Sleeping Bags versus Blanket Nests
I’ve heard this argument back and forth over the years.
Which is better for camping: using a sleeping bag or using a collection of blankets?
There consistently seems to be two main issues at work in these discussions:
Which are really just the two big issues involved in most purchasing decisions, regardless of intended function.
Now, starting with the issue of space, this argument can devolve into 2 aspects:
- space while actually camping
The space involved with a camping trip is not only the actual tent space that gets taken up by the fabrics; but also the packing space. And that’s the crux of the issue.
In a tent itself, neither blankets or bags really take up that much space. In the list of items that are actually brought into the tents to stay, these are not large or in the way. The actual space the bed area takes may be more than some people want to give up for other areas, but rolling the bedding up or using cots solves that problem pretty thoroughly.
No, the issue is packing space. If you’re using camping backpacks or just trying to make everything fit into a compact car, both styles take up room.
If you’re using a pack, a sleeping bag can hang below it (and is normally designed to by the layout of the bag).
If you’re stuffing your vehicle, it depends on the relative sizes of the bags or blankets. Small choices for either can be stuck in corners, or used as pillows by the kids.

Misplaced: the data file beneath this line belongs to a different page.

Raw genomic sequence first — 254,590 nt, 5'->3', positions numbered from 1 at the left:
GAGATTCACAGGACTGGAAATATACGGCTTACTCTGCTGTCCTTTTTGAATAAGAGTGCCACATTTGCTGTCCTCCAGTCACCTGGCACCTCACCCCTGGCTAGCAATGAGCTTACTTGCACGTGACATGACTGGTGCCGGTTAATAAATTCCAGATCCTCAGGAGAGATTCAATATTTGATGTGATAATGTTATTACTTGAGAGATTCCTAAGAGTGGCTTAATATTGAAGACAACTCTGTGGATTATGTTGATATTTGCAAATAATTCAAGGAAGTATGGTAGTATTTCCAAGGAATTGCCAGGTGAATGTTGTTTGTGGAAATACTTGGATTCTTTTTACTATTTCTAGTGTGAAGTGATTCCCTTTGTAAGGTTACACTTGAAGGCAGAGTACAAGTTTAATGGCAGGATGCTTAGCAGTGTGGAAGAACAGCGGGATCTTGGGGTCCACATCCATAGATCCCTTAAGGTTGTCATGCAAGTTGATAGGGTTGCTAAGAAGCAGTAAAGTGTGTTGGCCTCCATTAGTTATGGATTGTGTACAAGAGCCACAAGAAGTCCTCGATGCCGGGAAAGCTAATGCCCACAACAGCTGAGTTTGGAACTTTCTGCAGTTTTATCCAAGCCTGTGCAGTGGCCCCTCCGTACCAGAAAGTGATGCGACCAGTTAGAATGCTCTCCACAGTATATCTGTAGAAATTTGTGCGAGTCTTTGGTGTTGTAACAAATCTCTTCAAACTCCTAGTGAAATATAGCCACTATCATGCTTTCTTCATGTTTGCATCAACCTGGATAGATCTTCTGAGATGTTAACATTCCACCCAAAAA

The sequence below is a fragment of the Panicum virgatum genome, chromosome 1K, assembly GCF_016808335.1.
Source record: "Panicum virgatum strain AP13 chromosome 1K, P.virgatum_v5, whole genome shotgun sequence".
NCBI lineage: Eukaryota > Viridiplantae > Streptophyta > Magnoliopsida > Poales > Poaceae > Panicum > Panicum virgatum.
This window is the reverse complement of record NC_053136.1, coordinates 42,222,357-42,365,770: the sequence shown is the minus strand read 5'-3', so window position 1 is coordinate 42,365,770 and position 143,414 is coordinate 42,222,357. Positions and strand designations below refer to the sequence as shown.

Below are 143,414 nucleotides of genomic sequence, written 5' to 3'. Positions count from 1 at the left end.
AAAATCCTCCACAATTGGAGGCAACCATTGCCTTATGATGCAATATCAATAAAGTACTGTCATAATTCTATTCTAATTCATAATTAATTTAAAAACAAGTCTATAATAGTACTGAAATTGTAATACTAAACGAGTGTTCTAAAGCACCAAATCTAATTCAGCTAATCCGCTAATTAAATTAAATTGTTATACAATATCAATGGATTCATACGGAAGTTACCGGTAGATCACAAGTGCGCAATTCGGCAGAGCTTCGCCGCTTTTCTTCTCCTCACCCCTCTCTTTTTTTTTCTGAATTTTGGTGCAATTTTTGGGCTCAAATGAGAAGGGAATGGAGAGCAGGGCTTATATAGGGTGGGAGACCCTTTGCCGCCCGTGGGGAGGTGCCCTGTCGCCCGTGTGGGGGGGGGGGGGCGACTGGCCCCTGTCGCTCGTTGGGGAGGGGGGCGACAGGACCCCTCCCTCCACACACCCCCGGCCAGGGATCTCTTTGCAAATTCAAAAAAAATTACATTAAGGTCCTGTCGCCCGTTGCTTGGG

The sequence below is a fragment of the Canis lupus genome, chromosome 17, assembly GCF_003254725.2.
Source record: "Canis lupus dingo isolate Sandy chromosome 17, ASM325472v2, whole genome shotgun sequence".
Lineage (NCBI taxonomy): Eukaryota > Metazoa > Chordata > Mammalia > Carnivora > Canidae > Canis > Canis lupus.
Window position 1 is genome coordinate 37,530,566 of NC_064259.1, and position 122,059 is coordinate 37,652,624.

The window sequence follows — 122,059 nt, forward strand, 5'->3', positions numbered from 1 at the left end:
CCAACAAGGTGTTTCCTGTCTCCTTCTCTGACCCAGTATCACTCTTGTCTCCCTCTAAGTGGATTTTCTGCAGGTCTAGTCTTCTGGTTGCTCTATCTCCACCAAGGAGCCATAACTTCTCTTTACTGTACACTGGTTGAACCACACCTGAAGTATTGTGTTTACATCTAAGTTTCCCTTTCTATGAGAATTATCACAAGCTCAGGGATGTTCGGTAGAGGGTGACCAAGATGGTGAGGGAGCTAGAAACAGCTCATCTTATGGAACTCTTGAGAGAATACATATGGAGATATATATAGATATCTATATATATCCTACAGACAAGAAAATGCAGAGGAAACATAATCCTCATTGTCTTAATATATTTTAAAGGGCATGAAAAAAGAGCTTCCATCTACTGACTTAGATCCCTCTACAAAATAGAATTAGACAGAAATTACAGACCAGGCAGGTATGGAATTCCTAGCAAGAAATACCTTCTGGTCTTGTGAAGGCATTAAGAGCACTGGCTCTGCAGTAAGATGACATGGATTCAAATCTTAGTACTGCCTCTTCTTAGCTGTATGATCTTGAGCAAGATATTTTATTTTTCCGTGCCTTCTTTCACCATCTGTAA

Larger, and therefore warmer options, naturally take up more space. The rolled sleeping bags can’t usually be easily shoved under the heavier objects in the back of the car, while a pile of blankets can be. However, the blankets themselves are the basis of another issue: they just aren’t as warm (more on this below).
Storage while not camping is where this argument gets convoluted.
Who actually stores their sleeping bags the right way? Not me!
You don’t store them correctly if you do any of the following:
- keep them in their bags
- fold them
- roll them
- hang them
The bags are only meant to be used to transport the sleeping bag to and from the camping itself. It’s not designed for year-round storage.
To properly store a sleeping bag, we’re supposed to lay them flat without stacking them.
Really, who does that?!?
The amount of room that would take, regardless of how many bags you actually own, isn’t efficient. And in many places (like mine) isn’t physically possible.
So, in terms of storage, blankets are easier.
Here’s where it’s simple.
A blanket can cost anywhere from a couple dollars to a really overly fancy 50 bucks.
A sleeping bag starts at $30, and at that price is useless in anything but hot temperatures.
A good negative-degree bag will run you at least $70 on clearance (and then you have to make sure that you can handle whatever happens to be wrong with it).
So, money-wise, blankets are cheaper.
But wait … ??? …. huh?????
These arguments miss the point!!
The point in a sleeping bag is to ensure you are warm enough – and that the warmth is trapped near your body, where it matters.
Not fancy, not convoluted, not confusing.
A sleeping bag is meant to keep you warmer than a blanket.
So as you travel, if you get the option and can afford it, buy a good sleeping bag. If there’s more than one of you and you want to be cozy, buy two or two 2-person and zip them together.
Please, for your sanity and my supply stores, buy sleeping bags that are meant to keep you warm in the temperatures you’re headed for.
Blankets aren’t enough once the daytime temperatures drop under 80. Even if you run hot, once the daytime temps are in the 60s, you’re colder than you should be at night.
Disagree? Experiencing troubles?
Please share in the comments!
Connect with Mar on Google+
Again, just to remind you, the links may be affiliate programs; but you don’t pay extra for it!